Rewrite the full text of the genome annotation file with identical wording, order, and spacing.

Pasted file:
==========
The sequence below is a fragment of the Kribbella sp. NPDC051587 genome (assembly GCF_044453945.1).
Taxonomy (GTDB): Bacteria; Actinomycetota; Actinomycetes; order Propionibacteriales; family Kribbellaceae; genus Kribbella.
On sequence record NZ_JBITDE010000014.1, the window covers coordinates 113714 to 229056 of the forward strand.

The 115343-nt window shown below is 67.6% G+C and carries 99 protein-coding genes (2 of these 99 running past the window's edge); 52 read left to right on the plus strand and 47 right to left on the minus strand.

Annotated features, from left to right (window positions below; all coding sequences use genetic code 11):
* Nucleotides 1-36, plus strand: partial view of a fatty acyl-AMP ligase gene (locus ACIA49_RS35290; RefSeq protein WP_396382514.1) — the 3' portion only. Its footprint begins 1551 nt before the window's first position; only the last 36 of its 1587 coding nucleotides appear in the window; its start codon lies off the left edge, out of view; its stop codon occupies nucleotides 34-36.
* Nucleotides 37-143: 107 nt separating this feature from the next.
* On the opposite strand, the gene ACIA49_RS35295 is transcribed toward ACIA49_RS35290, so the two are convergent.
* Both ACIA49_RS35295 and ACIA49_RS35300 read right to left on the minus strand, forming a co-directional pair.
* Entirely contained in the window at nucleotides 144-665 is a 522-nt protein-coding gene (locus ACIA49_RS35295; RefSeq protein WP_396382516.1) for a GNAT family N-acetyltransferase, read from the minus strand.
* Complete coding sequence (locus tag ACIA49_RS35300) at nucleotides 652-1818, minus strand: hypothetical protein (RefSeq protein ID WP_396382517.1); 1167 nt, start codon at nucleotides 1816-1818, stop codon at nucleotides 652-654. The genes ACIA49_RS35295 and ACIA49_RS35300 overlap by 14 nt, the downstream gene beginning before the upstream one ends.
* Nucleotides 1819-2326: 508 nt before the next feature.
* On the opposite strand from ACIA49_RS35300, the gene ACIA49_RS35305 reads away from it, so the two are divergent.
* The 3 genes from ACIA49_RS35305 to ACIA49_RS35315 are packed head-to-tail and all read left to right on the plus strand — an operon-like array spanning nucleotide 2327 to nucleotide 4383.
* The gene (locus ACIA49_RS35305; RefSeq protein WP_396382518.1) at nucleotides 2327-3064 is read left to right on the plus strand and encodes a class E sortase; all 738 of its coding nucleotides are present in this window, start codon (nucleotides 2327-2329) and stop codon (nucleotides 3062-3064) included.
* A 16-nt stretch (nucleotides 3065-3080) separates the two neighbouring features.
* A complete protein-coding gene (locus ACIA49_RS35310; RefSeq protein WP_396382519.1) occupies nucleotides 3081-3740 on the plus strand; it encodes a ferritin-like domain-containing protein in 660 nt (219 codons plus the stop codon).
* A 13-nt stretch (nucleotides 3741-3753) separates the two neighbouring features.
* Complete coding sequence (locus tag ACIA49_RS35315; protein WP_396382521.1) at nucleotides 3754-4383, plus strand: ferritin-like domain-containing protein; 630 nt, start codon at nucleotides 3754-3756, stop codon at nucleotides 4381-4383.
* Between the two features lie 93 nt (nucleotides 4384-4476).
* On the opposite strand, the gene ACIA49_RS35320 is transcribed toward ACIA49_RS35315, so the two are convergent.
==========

The sequence below is a fragment of the Kribbella sp. NPDC051587 genome (assembly GCF_044453945.1).
Taxonomy (GTDB): Bacteria; Actinomycetota; Actinomycetes; order Propionibacteriales; family Kribbellaceae; genus Kribbella.
On sequence record NZ_JBITDE010000014.1, the window covers coordinates 113714 to 229056 of the forward strand.

The 115343-nt window shown below is 67.6% G+C and carries 99 protein-coding genes (2 of these 99 running past the window's edge); 52 read left to right on the plus strand and 47 right to left on the minus strand.

Annotated features, from left to right (window positions below; all coding sequences use genetic code 11):
* Nucleotides 1-36, plus strand: partial view of a fatty acyl-AMP ligase gene (locus ACIA49_RS35290; RefSeq protein WP_396382514.1) — the 3' portion only. Its footprint begins 1551 nt before the window's first position; only the last 36 of its 1587 coding nucleotides appear in the window; its start codon lies off the left edge, out of view; its stop codon occupies nucleotides 34-36.
* Nucleotides 37-143: 107 nt separating this feature from the next.
* On the opposite strand, the gene ACIA49_RS35295 is transcribed toward ACIA49_RS35290, so the two are convergent.
* Both ACIA49_RS35295 and ACIA49_RS35300 read right to left on the minus strand, forming a co-directional pair.
* Entirely contained in the window at nucleotides 144-665 is a 522-nt protein-coding gene (locus ACIA49_RS35295; RefSeq protein WP_396382516.1) for a GNAT family N-acetyltransferase, read from the minus strand.
* Complete coding sequence (locus tag ACIA49_RS35300) at nucleotides 652-1818, minus strand: hypothetical protein (RefSeq protein ID WP_396382517.1); 1167 nt, start codon at nucleotides 1816-1818, stop codon at nucleotides 652-654. The genes ACIA49_RS35295 and ACIA49_RS35300 overlap by 14 nt, the downstream gene beginning before the upstream one ends.
* Nucleotides 1819-2326: 508 nt before the next feature.
* On the opposite strand from ACIA49_RS35300, the gene ACIA49_RS35305 reads away from it, so the two are divergent.
* The 3 genes from ACIA49_RS35305 to ACIA49_RS35315 are packed head-to-tail and all read left to right on the plus strand — an operon-like array spanning nucleotide 2327 to nucleotide 4383.
* The gene (locus ACIA49_RS35305; RefSeq protein WP_396382518.1) at nucleotides 2327-3064 is read left to right on the plus strand and encodes a class E sortase; all 738 of its coding nucleotides are present in this window, start codon (nucleotides 2327-2329) and stop codon (nucleotides 3062-3064) included.
* A 16-nt stretch (nucleotides 3065-3080) separates the two neighbouring features.
* A complete protein-coding gene (locus ACIA49_RS35310; RefSeq protein WP_396382519.1) occupies nucleotides 3081-3740 on the plus strand; it encodes a ferritin-like domain-containing protein in 660 nt (219 codons plus the stop codon).
* A 13-nt stretch (nucleotides 3741-3753) separates the two neighbouring features.
* Complete coding sequence (locus tag ACIA49_RS35315; protein WP_396382521.1) at nucleotides 3754-4383, plus strand: ferritin-like domain-containing protein; 630 nt, start codon at nucleotides 3754-3756, stop codon at nucleotides 4381-4383.
* Between the two features lie 93 nt (nucleotides 4384-4476).
* On the opposite strand, the gene ACIA49_RS35320 is transcribed toward ACIA49_RS35315, so the two are convergent.